The Vong surprised her, rasping in Basic. “Jeedai. Are you not here to finish what this one started?”
Kelta ignored the words—they made no sense.
“No? I thought you were another assassin of the infidel warmaster here.”
“Assassin?” Kelta asked.
The Yuuzhan Vong warrior chuckled at her, a sound that raised her hackles. She would’ve dropped Abi to the ground to defend herself with her lightsaber, had the Vong looked capable of doing anything besides leaning against the coral walls of the horrid living building.
“Ah, so you live in ignorance of what war truly is,” the Vong taunted her. “Take your little assassin and run along.”
Kelta retreated, her lightsaber held tightly in her off hand. Dammit, Halyn, she railed silently. Our strike mission was an assassination attempt, wasn’t it? You were trying to get revenge for the kids. Why didn’t you tell me?
Because you wouldn’t have approved, the little voice said to her as she finally lost sight of the Vong around the corridor.
Yep, and neither would Anishor. She felt no shame for the thought, though she understood well why he had done it. If it had been Adreia who died in on the Cathleen, would I have done it? In a heartbeat, she knew. Yes, I would have, dark side be damned.
She stopped, helped the semi-delirious Abi slide down to sit on the floor of the Yuuzhan Vong building. Then, with lightsaber in hand, she charged back to finish the Vong warrior.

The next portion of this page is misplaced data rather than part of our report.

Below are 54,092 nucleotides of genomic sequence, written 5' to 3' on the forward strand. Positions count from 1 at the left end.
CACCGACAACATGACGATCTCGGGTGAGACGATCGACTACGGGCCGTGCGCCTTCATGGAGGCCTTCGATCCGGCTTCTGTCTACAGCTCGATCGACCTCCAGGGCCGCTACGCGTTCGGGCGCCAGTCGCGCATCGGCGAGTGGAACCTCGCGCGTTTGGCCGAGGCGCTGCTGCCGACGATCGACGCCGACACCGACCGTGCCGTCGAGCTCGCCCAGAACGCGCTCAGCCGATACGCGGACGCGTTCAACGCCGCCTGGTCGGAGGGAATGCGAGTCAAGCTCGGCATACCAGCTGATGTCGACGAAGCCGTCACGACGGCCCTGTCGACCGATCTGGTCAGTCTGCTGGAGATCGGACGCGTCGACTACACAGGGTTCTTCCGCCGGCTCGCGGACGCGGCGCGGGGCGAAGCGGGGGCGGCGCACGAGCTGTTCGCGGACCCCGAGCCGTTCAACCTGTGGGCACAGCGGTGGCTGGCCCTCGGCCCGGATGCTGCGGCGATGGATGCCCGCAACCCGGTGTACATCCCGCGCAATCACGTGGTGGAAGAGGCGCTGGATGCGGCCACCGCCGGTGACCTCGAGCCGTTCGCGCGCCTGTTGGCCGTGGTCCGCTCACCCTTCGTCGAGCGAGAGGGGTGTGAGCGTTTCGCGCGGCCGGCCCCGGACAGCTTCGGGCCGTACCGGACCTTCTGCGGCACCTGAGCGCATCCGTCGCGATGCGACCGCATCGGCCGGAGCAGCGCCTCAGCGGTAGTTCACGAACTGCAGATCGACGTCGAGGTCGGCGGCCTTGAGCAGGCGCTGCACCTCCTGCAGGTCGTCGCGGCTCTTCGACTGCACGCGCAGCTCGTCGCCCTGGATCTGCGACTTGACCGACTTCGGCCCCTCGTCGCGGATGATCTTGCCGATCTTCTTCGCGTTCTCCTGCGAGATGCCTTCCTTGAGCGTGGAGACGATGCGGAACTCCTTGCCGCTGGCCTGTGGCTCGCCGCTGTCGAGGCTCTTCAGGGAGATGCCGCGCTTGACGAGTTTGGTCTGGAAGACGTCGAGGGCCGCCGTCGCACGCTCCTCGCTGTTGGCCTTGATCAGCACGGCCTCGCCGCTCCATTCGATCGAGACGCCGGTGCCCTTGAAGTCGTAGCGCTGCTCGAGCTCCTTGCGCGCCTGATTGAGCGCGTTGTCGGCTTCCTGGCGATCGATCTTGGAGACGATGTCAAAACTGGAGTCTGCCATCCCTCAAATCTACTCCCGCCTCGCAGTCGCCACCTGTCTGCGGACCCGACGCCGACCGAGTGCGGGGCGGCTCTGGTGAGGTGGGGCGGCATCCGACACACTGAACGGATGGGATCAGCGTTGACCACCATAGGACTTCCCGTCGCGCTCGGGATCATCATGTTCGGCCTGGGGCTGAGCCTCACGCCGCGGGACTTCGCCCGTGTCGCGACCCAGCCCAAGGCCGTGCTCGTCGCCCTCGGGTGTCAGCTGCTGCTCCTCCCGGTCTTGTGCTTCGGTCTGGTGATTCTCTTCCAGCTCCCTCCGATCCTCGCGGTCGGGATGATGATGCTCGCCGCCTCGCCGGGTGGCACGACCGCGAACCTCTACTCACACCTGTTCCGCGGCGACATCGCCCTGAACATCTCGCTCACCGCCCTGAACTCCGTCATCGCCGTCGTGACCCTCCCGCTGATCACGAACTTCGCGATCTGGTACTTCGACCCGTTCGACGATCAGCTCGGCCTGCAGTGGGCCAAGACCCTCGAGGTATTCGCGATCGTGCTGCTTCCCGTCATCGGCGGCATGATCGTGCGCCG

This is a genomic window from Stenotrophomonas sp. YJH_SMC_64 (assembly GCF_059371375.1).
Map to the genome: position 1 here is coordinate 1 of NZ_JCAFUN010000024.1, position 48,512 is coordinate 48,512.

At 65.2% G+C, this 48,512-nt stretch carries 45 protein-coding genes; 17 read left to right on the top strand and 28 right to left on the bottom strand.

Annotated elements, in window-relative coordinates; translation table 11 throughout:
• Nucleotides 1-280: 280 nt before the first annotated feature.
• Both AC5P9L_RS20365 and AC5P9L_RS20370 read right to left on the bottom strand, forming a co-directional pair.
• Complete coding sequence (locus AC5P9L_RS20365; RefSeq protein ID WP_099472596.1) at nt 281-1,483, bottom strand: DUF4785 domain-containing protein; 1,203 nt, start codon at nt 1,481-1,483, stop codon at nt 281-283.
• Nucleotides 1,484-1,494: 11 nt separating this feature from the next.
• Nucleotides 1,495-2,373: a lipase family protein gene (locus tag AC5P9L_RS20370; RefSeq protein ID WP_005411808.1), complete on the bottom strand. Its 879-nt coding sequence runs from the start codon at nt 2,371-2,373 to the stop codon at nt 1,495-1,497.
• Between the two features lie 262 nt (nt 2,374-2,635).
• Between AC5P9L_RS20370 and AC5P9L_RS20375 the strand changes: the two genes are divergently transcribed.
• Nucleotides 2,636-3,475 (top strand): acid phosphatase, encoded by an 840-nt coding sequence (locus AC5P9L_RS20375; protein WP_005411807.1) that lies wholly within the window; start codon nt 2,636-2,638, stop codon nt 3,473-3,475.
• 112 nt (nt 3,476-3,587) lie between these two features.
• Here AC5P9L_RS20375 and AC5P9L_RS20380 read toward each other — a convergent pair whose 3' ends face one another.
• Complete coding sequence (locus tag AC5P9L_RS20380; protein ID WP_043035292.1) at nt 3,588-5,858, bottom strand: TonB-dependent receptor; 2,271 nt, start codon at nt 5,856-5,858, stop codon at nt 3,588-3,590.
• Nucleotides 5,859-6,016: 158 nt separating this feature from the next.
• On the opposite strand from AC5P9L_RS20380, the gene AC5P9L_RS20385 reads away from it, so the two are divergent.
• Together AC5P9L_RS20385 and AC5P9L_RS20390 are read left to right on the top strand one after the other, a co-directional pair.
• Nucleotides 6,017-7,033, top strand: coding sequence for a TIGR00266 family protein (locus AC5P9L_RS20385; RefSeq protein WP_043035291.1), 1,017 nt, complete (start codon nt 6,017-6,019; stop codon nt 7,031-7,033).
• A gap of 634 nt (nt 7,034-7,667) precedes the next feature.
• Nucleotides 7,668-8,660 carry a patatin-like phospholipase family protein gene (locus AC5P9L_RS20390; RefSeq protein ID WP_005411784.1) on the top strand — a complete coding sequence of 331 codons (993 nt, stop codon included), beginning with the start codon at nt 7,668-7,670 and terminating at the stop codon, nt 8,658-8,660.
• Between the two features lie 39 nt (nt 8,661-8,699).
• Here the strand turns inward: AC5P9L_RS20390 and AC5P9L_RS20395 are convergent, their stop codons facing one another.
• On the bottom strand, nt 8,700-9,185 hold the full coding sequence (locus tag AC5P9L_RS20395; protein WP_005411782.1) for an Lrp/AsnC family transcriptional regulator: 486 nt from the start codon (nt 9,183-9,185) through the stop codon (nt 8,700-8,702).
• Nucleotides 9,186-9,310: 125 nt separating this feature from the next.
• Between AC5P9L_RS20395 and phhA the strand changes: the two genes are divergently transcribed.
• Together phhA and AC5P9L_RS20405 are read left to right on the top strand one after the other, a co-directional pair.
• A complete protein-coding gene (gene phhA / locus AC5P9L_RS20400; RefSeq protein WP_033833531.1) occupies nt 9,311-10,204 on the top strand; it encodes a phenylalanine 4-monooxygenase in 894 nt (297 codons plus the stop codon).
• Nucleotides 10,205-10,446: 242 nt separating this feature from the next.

The chamber was empty.
The Jedi sighed, shut down the lightsaber and clipped it to her belt, then brought her comlink to her lips. “Cathleen, this is Jedi Rose. Can you hear me?”
As she hoped, Halyn’s voice answered her a moment later. “Go ahead.”
“Abi failed,” Kelta said, working hard to keep any emotion out of her voice. “She’s badly wounded and needs a transport.”
“I’ve already got air cover and a pair of Muurians inbound,” Halyn answered crisply. “Don’t miss the pickup. Wookiees are punctual, so don’t keep them waiting.”
“Roger.” Kelta returned to Abi, found the Twi’lek unconscious but still breathing. The Jedi lifted the operative into a rescue-carry, and headed out of the building at a Force-enhanced run. Hal, this was not your best idea.